Meeting minutes can be many things: A requirement, a chore…or an important asset. When minutes are concise and clear, they help a board get their important work done well.
But how do we create the best possible minutes for an organization? Here are several helpful dos and don’ts.
Do send minutes, agenda, and agenda request ahead of time.
This is more of a “better meetings” tip, but worth including because the process to create the best agenda, meetings and minutes tends to flow from one to the next. Send board members the previous meeting’s minutes and the new meeting agenda far enough ahead of the meeting for them to review it thoroughly and include a request for any items they wish to add to the agenda. This will keep everyone on the same page and reduce the possibility of something important being brought up in New Business and kicked down the road.
An even better reason to send minutes early? Board members who have plenty of time to review the minutes will give you better input from board members than if they scan them in the short time between their arrival and the call to order.
Don’t try to have it both ways with notes.
You can create a set of clean, organized notes, or you can capture everything accurately. You simply won’t have the mental bandwidth to listen intently, write carefully and edit on the fly. Make peace with messy and disorganized notes; you’ll be revising what you’ve written anyway, so why not take advantage of that fact?
Do record the meeting and do use timestamps.
Even if you’re taking thorough notes, an audio recording is an invaluable backup. Using audio can make written notes better. Keep an eye on the progress bar or time display on your recording device and note the timestamp of major events or potentially confusing conversations you may want to review later.
Don’t record unless you’re absolutely certain you have everyone’s permission and a record of it.
Some board members will have issues with recording, but this should be rare as long as you clearly ask for permission up front and explain that the audio will remain private. Also, some U.S. states (such as Illinois) have “two party” laws which require all participants in a recorded conversation to know recording is going on and consent to it.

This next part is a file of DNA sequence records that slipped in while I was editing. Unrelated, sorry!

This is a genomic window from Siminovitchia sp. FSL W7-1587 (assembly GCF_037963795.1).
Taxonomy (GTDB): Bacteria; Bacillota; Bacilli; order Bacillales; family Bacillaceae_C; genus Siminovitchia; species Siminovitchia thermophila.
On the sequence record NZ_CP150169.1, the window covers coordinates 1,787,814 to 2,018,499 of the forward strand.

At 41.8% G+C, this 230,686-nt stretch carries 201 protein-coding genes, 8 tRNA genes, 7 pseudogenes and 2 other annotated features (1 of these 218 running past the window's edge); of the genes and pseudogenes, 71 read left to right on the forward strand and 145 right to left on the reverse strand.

Do stick to the main facts.
The most important consideration in creating clear, concise minutes is to include what occurred without adding too much detail. Where possible, keep the minutes to:
● The main facts: Who was there, call to order and adjournment, action items, motions and votes, etc.
● Arrivals and departures if members come late or leave early.
● Questions asked and the resulting answers.
● “Discussion followed” for discussion prior to voting.
Don’t go blow by blow.
Make an exception to “discussion followed” if something said during the conversation must be included to make the resulting decision clearer. But avoid blow-by-blow recounting of statements made during the conversation, which usually add content without adding value.
Handling a discussion that includes needed context could look like this:
Ms. Smith moved we increase our spending on Facebook ads for the annual conference by 25%. Mr. Jones seconded. Discussion followed. Ms. Ferrer asked if the money would come from the marketing budget or the budget line for the conference itself. Ms. Smith amended her motion to use funds from the conference budget, and Mr. Jones seconded. Further discussion followed. Motion passed unanimously.
Do refine your process.
Creating minutes should be something that flows easily and produces a product that meets everyone’s needs and provides an accurate picture of your meetings. Don’t be afraid to refine your process until it works beautifully for you and your association.
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